On January 25, 2016, senior Hamas official Ahmed Yusuf told the Palestinian Maan News Agency that Hamas and senior Turkish officials were maintaining a direct line of communication on the terms reached between Israel and Turkey on the Gaza issue.

However, Ben Menachem wrote,

Erdogan was unable to fulfill his promise to Mashal about securing a full removal of the blockade on Gaza. The Turks explained to the Hamas leaders that they had done their utmost in the talks with Israel. According to Hamas sources, Mashal, whom the Turks kept informed on the negotiations, accepted Erdogan’s explanations and the relations between Turkey and Hamas have not suffered.

It is this connection between Turkey and Hamas that Hadar Goldin’s grieving mother pointed to when expressing dismay that the return to Israel of her son’s remains – and those of fellow fallen soldier Oron Shaul – for burial were not included in the reconciliation agreement.

“Turkey is Hamas’ patron,” Dr. Leah Goldin said in an interview with The Algemeiner on Sunday. “Turkey is also a leader of the Muslim Brotherhood. Turkey — with the whole Mavi Marmara story — proved to us that it is the country closest to Hamas and most concerned with taking care of Hamas interests. It cannot be that Turkey has no say.”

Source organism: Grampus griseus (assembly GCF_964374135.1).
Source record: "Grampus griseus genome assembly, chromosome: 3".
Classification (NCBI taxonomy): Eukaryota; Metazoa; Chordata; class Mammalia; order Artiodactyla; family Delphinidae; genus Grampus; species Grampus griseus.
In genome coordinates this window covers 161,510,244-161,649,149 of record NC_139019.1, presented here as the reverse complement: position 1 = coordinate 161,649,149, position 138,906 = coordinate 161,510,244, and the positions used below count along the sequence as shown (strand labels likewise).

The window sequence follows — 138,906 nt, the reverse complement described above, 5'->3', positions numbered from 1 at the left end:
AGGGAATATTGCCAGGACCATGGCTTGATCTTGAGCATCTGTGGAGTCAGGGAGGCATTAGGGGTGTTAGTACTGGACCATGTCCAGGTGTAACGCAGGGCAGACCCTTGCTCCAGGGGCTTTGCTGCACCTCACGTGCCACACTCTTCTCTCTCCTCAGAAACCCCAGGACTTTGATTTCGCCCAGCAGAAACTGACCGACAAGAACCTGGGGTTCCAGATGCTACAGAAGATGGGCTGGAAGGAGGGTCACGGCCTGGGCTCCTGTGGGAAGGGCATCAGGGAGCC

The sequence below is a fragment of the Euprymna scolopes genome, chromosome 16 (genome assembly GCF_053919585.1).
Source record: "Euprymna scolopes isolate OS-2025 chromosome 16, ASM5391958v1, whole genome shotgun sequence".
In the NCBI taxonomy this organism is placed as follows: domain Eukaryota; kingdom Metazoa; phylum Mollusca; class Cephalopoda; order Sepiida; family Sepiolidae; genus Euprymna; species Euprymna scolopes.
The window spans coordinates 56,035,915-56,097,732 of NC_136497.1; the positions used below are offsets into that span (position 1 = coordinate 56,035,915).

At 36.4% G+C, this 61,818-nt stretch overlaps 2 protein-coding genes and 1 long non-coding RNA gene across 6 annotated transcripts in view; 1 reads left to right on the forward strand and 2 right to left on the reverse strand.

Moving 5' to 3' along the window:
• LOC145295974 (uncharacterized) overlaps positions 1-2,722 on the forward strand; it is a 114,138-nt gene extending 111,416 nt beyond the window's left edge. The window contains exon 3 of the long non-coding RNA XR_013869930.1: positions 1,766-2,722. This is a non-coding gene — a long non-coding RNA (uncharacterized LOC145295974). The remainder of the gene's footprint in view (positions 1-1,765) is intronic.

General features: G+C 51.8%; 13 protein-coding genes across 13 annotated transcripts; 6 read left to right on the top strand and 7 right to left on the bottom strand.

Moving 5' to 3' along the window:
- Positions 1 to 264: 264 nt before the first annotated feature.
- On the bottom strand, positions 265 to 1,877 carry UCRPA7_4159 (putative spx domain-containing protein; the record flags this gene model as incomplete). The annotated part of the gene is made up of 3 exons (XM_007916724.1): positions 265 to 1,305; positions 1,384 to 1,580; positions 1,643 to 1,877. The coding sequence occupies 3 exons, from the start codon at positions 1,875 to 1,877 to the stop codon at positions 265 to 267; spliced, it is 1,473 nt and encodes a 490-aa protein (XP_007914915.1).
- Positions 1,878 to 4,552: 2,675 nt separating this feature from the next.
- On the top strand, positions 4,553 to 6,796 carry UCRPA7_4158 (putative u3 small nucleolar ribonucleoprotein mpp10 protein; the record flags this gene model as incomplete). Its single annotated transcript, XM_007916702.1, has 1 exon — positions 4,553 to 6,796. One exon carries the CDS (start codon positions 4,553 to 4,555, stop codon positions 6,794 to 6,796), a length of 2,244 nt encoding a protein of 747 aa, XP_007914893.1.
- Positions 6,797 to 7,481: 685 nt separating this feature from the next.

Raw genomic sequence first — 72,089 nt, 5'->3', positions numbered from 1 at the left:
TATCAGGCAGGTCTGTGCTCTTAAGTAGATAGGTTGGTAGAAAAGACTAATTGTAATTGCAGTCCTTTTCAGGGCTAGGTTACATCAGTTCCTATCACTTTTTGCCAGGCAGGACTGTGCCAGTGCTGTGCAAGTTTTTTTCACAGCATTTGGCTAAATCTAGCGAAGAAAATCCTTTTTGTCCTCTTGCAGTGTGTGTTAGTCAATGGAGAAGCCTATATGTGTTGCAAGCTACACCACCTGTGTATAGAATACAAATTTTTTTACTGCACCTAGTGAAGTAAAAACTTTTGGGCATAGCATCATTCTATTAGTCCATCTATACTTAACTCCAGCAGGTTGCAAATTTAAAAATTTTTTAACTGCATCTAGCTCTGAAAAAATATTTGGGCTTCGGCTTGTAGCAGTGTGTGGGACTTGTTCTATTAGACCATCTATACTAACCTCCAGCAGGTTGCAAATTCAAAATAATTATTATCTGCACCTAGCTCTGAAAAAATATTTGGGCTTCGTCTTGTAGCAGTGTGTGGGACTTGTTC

Goldin was referring to the IDF’s May 2010 interception of the Free Gaza Flotilla, which resulted in the death of 10 Turkish activists at the hands of Israel naval commandos who trying to defend themselves against attack by the activists on one of the ships seeking to break Israel’s naval blockade of Gaza. It was this incident that led to a severing of diplomatic relations between Israel and Turkey under Erdogan.

“I don’t accept the claim that Turkey has no leverage,” Goldin said. “This is not only a humanitarian issue — and an Israeli value never to leave behind soldiers in battle — but it is a crucial message to the new crops of soldiers who will have to fight in the next war.” Goldin expressed disappointment that the return of the fallen soldiers was not used as a condition for reaching a deal with Turkey — especially after their families were “told by Netanyahu on an hour-long conference call recently that everything was being done to return them to Israel for burial, and that nobody had forgotten us.”

Netanyahu opened Sunday morning’s weekly cabinet with a similar statement:

There is much misinformation and disinformation about the possible agreement being crystallized with Turkey. I would therefore like to clarify that we have been making every effort, through both overt and covert means, to return to Israel Oron Shaul and Hadar Goldin, may their memory be blessed, as well as the two Israelis being held in Gaza [Bedouin Israeli Hisham Al-Sayed and Ethiopian-Israeli Avraham Mengistu, a mentally unstable man who crossed over into Gaza last September]. We are in continual contact with the families. And we will not rest until we return the boys home.

Share this Story: Share On Facebook Share On Twitter Email This Article

Let your voice be heard!

Join the Algemeiner

Algemeiner.com